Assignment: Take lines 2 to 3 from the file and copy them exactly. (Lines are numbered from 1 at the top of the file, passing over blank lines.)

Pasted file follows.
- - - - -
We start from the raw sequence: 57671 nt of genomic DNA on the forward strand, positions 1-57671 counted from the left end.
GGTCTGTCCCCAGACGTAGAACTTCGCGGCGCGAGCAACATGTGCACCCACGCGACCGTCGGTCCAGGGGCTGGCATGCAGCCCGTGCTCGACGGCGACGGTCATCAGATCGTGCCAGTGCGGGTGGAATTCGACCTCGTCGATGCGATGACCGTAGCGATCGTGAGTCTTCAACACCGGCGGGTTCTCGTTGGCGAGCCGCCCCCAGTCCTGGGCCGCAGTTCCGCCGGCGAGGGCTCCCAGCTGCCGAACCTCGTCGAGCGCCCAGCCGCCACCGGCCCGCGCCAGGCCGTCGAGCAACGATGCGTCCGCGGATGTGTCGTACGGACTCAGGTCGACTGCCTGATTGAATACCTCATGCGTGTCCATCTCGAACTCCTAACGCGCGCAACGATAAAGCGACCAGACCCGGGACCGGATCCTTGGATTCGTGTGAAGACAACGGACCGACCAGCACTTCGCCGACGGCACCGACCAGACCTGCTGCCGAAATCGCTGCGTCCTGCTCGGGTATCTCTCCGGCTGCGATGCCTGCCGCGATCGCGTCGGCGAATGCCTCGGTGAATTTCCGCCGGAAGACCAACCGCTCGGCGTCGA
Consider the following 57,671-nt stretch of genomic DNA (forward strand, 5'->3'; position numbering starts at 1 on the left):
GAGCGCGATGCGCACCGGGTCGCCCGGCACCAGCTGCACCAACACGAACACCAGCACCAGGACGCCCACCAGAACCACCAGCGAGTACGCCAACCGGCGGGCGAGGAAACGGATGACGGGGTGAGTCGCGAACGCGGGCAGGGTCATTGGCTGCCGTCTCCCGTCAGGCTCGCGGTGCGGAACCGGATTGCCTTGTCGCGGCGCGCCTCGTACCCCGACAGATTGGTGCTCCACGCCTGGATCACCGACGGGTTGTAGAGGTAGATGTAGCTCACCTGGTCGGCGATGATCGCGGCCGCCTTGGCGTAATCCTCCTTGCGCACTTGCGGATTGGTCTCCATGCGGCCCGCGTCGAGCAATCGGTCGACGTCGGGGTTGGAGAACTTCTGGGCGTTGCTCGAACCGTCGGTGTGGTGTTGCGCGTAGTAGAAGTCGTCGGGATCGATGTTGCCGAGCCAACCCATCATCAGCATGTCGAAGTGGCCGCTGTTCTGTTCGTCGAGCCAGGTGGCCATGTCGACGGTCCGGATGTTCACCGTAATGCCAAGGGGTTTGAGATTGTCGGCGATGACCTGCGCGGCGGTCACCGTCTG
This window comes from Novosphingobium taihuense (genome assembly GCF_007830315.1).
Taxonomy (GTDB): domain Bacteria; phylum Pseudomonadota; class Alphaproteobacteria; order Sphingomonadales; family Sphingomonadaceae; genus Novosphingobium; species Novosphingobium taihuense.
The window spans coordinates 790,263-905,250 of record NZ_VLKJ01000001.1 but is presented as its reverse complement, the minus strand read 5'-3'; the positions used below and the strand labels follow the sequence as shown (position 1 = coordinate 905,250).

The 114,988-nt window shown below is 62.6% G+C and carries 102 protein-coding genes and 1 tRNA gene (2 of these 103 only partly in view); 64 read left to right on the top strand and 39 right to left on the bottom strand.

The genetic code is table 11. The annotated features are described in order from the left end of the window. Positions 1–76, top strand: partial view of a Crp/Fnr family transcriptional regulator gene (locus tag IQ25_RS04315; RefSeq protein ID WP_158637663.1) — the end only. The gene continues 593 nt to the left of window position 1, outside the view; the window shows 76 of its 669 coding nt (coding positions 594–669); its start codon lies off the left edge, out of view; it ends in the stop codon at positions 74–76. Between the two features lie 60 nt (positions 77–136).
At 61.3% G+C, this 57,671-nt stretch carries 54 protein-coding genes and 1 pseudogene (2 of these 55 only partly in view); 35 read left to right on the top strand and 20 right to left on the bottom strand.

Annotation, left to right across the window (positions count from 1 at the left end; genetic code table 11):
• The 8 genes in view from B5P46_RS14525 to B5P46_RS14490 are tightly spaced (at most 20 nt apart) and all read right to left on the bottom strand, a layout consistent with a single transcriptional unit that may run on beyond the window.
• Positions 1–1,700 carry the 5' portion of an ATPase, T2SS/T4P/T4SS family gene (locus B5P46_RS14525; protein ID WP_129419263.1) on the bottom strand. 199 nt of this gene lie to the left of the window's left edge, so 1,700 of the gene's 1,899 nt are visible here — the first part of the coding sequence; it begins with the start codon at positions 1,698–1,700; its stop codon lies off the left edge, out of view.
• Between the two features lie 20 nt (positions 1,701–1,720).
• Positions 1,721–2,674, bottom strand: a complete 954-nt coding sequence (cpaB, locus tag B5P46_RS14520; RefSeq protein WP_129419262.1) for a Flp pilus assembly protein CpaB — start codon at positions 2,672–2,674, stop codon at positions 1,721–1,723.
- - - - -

GGTCTGTCCCCAGACGTAGAACTTCGCGGCGCGAGCAACATGTGCACCCACGCGACCGTCGGTCCAGGGGCTGGCATGCAGCCCGTGCTCGACGGCGACGGTCATCAGATCGTGCCAGTGCGGGTGGAATTCGACCTCGTCGATGCGATGACCGTAGCGATCGTGAGTCTTCAACACCGGCGGGTTCTCGTTGGCGAGCCGCCCCCAGTCCTGGGCCGCAGTTCCGCCGGCGAGGGCTCCCAGCTGCCGAACCTCGTCGAGCGCCCAGCCGCCACCGGCCCGCGCCAGGCCGTCGAGCAACGATGCGTCCGCGGATGTGTCGTACGGACTCAGGTCGACTGCCTGATTGAATACCTCATGCGTGTCCATCTCGAACTCCTAACGCGCGCAACGATAAAGCGACCAGACCCGGGACCGGATCCTTGGATTCGTGTGAAGACAACGGACCGACCAGCACTTCGCCGACGGCACCGACCAGACCTGCTGCCGAAATCGCTGCGTCCTGCTCGGGTATCTCTCCGGCTGCGATGCCTGCCGCGATCGCGTCGGCGAATGCCTCGGTGAATTTCCGCCGGAAGACCAACCGCTCGGCGTCGA
Consider the following 57,671-nt stretch of genomic DNA (forward strand, 5'->3'; position numbering starts at 1 on the left):